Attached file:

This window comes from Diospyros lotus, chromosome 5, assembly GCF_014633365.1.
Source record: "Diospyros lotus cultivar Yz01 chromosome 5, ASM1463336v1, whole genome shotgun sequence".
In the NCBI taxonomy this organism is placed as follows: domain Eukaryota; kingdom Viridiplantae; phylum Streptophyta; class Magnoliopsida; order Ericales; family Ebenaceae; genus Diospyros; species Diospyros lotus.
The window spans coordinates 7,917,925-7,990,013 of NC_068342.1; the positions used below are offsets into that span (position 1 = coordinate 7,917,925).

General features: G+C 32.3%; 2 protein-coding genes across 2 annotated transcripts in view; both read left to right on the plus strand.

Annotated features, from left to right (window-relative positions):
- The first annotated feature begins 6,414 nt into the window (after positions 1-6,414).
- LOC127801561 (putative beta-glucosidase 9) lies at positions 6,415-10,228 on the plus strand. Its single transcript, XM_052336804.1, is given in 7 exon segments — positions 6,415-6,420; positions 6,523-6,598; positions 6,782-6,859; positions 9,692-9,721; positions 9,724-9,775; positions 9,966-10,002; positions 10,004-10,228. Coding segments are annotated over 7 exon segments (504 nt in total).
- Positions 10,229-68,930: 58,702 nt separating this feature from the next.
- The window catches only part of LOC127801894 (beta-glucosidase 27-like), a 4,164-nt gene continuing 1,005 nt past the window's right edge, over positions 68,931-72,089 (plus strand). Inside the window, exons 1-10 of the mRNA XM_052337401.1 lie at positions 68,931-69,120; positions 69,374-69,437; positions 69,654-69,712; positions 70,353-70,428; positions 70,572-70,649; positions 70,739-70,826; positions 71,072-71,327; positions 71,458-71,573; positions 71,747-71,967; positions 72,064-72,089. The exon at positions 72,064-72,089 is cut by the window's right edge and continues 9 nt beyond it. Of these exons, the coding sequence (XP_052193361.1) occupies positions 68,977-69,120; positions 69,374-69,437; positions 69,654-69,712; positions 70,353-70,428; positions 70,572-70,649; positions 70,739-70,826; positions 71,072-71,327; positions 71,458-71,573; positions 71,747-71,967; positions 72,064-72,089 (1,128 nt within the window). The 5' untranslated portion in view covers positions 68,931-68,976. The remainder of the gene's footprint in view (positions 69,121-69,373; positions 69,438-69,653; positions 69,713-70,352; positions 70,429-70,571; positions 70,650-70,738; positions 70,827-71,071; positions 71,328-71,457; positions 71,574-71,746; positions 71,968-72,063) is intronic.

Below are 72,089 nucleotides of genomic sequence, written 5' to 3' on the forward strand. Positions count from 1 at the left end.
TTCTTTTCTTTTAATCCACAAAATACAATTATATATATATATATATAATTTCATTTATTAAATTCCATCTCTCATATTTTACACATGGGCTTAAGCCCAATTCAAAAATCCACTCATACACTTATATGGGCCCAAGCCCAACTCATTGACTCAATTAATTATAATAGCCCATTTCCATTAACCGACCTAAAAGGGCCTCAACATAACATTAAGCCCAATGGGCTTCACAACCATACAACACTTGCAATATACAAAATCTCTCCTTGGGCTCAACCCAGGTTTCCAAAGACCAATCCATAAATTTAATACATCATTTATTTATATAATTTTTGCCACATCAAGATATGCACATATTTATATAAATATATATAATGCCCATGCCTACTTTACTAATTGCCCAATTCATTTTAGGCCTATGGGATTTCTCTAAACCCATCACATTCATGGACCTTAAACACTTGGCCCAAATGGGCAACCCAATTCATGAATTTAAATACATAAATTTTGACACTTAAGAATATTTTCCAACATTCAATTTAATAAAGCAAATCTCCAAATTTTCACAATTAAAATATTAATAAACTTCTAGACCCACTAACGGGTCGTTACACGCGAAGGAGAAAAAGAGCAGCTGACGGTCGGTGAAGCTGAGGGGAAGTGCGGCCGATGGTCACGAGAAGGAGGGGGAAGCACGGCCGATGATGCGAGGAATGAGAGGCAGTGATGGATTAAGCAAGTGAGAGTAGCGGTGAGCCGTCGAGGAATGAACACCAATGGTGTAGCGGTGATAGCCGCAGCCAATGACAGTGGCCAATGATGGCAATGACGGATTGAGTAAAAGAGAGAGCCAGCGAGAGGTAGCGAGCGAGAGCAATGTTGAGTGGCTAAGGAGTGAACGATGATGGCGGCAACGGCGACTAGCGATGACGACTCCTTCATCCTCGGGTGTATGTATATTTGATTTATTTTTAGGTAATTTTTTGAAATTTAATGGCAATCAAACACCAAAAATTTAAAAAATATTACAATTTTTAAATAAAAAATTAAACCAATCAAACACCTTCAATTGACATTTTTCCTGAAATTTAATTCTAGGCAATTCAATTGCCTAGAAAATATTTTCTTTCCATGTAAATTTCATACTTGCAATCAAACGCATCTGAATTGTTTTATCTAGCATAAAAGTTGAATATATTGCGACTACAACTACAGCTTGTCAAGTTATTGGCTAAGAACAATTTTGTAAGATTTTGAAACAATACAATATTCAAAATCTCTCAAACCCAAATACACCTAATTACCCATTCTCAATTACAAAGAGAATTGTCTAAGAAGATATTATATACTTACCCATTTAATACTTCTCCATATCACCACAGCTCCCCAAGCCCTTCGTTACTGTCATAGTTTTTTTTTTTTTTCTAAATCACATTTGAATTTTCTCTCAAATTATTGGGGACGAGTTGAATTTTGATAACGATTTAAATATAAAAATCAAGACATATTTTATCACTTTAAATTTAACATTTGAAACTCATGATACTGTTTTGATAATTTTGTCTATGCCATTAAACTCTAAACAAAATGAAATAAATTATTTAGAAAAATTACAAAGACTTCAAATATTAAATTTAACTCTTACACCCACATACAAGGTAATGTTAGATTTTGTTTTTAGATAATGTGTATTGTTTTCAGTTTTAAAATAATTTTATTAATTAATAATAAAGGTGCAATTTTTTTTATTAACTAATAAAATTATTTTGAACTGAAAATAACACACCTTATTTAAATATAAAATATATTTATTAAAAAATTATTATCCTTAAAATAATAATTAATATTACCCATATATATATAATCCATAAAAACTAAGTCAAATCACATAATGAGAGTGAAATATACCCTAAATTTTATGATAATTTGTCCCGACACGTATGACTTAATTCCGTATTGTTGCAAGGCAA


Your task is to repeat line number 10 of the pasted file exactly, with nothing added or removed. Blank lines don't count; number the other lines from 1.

- The window catches only part of LOC127801894 (beta-glucosidase 27-like), a 4,164-nt gene continuing 1,005 nt past the window's right edge, over positions 68,931-72,089 (plus strand). Inside the window, exons 1-10 of the mRNA XM_052337401.1 lie at positions 68,931-69,120; positions 69,374-69,437; positions 69,654-69,712; positions 70,353-70,428; positions 70,572-70,649; positions 70,739-70,826; positions 71,072-71,327; positions 71,458-71,573; positions 71,747-71,967; positions 72,064-72,089. The exon at positions 72,064-72,089 is cut by the window's right edge and continues 9 nt beyond it. Of these exons, the coding sequence (XP_052193361.1) occupies positions 68,977-69,120; positions 69,374-69,437; positions 69,654-69,712; positions 70,353-70,428; positions 70,572-70,649; positions 70,739-70,826; positions 71,072-71,327; positions 71,458-71,573; positions 71,747-71,967; positions 72,064-72,089 (1,128 nt within the window). The 5' untranslated portion in view covers positions 68,931-68,976. The remainder of the gene's footprint in view (positions 69,121-69,373; positions 69,438-69,653; positions 69,713-70,352; positions 70,429-70,571; positions 70,650-70,738; positions 70,827-71,071; positions 71,328-71,457; positions 71,574-71,746; positions 71,968-72,063) is intronic.